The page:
Given James' dominance of same-handed batters (RHB, for him) at both the MLB and MiLB levels in 2018 (see below), the strategic play would be to use Keuchel as a 2- to 3-inning Game 3 starter who should compel Francona to put a few extra RHB in the starting lineup and then bring James in to face those RHB before any of the opposite-handed batters get a second PA look at Keuchel (daring Francona to PH early and thin his bench too much too soon). Even allowing for zero prior MLB postseason experience, James is clearly better than Keuchel as things stand now and the more the lineup can be stacked in his favor prior to his summoning the better he and the Astros stand to fare in that potentially pivotal game. For such a high-velocitied fastballer, James has had some trouble with early OFFB contact this season and more so against LHB (quite possibly related to overuse of the changeup).

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Despite to be expected spells of wildness, Valdez' extreme GB inducement and above-average K ability makes him a potential postseason bullpen wildcard that would not have to be hidden from RHB a la how Francisco Liriano was last October. The Astros have him on a regular throwing program at their spring training facility with a likely plan of adding him to the AL Championship Series roster should they advance and reports come back reasonably positive from West Palm Beach.

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Relief Pitchers

The full season data looks as follows.

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The 2nd half ratings are situated below this paragraph. Pressly has been outstanding as an Astro and amounts to the Verlander/Cole of the bullpen given the 100/99 OHB Overall Rating and half plus to plus SHB Overall Rating. Osuna has not been the K artist that he was before a tumultuous 2018 and now operates more as a strikethrowing semi-weak-contact-inducer. Osuna will close for the Astros this October owing to both his prior postseason experience in that role and that Pressly is just too valuable working against a LHB-heavy lineup over longer pre-9th stretches.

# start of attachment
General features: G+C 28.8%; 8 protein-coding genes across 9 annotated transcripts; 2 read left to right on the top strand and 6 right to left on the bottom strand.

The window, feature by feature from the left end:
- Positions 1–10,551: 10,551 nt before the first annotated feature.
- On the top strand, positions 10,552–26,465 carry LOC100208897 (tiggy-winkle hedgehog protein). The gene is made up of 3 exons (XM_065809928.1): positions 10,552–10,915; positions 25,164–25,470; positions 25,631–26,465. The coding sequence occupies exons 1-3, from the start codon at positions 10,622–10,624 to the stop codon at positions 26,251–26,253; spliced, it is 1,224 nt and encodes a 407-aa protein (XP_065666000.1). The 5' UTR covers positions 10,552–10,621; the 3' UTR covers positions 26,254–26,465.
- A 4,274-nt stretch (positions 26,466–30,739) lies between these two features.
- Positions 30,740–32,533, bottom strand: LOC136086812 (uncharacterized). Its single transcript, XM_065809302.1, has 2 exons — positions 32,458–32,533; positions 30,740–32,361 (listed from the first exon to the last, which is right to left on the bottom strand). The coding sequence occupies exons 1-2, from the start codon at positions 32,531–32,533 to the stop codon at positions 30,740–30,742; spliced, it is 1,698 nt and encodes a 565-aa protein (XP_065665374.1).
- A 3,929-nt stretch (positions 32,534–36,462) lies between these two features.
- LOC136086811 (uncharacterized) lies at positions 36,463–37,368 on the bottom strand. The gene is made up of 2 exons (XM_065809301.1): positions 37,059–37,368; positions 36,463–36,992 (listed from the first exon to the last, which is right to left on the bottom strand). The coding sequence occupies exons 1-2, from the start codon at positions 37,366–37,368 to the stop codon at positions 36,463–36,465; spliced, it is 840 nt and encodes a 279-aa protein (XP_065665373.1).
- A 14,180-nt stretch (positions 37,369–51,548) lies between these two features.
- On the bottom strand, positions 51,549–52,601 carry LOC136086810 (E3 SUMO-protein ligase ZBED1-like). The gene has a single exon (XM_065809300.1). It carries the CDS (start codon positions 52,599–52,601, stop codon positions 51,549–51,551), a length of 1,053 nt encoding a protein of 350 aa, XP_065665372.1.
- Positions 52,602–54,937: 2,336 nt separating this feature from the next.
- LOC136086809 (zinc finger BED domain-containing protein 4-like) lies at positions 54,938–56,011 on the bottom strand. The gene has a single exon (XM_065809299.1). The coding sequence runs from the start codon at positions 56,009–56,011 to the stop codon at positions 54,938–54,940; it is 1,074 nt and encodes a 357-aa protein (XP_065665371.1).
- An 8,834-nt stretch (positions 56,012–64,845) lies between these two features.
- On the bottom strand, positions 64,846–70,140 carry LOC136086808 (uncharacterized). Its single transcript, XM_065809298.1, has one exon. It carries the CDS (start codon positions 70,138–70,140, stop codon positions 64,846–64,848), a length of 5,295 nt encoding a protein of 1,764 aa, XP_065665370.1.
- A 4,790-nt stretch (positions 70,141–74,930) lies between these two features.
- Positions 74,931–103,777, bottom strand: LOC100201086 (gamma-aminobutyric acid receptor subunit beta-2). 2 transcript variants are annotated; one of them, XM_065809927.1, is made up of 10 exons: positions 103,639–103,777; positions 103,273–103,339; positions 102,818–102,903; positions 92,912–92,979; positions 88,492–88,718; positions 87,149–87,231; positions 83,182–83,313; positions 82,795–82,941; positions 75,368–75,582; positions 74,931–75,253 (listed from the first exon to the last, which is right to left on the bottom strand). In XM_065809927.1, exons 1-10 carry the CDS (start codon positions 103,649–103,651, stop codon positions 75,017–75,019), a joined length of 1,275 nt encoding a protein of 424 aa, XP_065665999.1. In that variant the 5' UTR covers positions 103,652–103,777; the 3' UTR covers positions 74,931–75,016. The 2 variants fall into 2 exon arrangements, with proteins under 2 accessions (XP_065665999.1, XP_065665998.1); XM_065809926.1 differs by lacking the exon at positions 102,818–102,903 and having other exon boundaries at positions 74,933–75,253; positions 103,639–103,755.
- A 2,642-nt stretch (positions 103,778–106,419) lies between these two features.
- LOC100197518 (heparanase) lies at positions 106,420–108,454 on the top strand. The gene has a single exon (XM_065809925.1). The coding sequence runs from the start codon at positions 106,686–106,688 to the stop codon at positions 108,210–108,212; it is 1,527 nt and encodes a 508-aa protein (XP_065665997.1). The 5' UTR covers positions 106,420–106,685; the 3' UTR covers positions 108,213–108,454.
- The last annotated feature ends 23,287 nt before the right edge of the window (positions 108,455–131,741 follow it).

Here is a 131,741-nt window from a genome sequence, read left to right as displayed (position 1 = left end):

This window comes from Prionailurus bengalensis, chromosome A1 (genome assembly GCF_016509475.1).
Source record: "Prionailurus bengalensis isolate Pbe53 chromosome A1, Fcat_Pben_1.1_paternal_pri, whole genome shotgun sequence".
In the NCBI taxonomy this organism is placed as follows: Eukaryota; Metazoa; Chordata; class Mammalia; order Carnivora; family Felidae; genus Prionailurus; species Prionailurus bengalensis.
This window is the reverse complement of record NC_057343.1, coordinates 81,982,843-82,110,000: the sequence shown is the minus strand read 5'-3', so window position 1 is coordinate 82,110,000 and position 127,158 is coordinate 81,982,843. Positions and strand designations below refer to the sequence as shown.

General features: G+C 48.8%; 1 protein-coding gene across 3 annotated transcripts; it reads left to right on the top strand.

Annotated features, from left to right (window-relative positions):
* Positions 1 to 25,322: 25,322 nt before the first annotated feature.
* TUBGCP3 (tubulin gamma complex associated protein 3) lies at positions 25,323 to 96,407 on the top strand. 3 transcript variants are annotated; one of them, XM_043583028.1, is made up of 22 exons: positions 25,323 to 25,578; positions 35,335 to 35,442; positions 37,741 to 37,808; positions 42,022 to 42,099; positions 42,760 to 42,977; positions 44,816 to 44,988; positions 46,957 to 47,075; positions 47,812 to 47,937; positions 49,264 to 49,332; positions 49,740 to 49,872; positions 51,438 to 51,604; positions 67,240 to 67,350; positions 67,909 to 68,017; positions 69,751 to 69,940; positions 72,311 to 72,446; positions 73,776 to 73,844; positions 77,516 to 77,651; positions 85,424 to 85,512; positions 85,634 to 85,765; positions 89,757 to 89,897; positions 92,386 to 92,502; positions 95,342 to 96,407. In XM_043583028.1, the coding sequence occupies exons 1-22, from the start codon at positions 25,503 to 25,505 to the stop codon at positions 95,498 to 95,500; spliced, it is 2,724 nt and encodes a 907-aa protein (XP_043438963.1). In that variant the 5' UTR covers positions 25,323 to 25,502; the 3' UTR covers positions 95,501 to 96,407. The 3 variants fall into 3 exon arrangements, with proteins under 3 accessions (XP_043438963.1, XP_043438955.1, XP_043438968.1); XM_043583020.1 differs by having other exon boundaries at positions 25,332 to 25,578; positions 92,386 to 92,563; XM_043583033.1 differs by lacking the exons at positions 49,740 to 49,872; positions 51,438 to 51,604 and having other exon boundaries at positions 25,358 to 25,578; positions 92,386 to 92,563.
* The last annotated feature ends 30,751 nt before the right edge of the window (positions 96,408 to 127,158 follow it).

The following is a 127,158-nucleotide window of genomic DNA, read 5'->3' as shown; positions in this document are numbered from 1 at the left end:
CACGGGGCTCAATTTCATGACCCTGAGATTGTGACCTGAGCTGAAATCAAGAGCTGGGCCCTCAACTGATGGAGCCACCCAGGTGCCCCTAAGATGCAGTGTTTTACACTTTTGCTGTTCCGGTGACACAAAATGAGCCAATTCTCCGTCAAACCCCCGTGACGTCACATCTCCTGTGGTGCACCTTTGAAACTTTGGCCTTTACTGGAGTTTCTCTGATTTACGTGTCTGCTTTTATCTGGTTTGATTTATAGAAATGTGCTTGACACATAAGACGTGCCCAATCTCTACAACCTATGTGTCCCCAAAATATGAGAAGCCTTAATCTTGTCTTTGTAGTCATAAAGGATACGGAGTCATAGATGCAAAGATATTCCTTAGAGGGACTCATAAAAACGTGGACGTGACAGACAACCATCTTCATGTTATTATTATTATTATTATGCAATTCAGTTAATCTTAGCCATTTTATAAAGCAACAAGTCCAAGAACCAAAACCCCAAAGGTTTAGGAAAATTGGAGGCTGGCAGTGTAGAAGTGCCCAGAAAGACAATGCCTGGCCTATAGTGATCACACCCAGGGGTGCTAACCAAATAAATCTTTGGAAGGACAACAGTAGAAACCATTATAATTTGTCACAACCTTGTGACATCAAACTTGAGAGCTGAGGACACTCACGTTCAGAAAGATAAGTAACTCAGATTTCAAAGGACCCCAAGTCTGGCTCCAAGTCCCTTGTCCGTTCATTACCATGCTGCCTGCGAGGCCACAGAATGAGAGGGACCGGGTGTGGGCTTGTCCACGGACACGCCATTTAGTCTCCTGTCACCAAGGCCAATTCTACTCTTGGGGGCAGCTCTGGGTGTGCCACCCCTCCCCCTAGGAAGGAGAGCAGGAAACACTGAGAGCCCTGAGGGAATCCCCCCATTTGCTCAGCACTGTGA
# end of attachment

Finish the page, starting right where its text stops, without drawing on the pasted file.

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Few modern-era postseason teams would have the luxury of omitting 3 of the McHugh/Sipp/Smith/Harris/Peacock/Rondon sextet from a Division Series roster, as the Astros are expected to do come Friday AM. McHugh should make the roster owing to plus to better RHB K Ratings and tolerable average to half-minus OHB Overall Ratings. Sipp's role for the ALDS would stand to be flipping the still dangerous Ramirez around to his far less powerful side once a game (perhaps in all of them) and facing another RHB or two (not surnamed Lindor) before/after him owing to 2nd-half extreme reverse splits. Joe Smith just has not been strong enough against RHB down the stretch to command a roster spot against a team that stands to start just 3 pure RHB regularly. A 2nd-half return of Harris' pre-2018 reverse splits profile garners him some consideration given the LHB skew of the opposing lineup, but he probably loses out to Rondon in this round based on Hinch's semi-recent deployment of the duo (in a mild upset, Harris did indeed make the announced-Thursday roster over Rondon). Peacock can rival McHugh at the RHB K but Brad's beyond bad batted ball profile and OHB performance has him sitting this round out. The lone saving grace of Devenski's distastrous injury-interrupted 2nd-half would be that the Control Rating was not red, too.

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Results: 2018 Regular Season and Second Half Ratings of Cleveland Indians

Starting Pitchers

The full season data is not particularly comforting for Astros fans, what with 4 RHSP rating plus or better and a 5th one missing out on joining them by a mere 3 percentile points.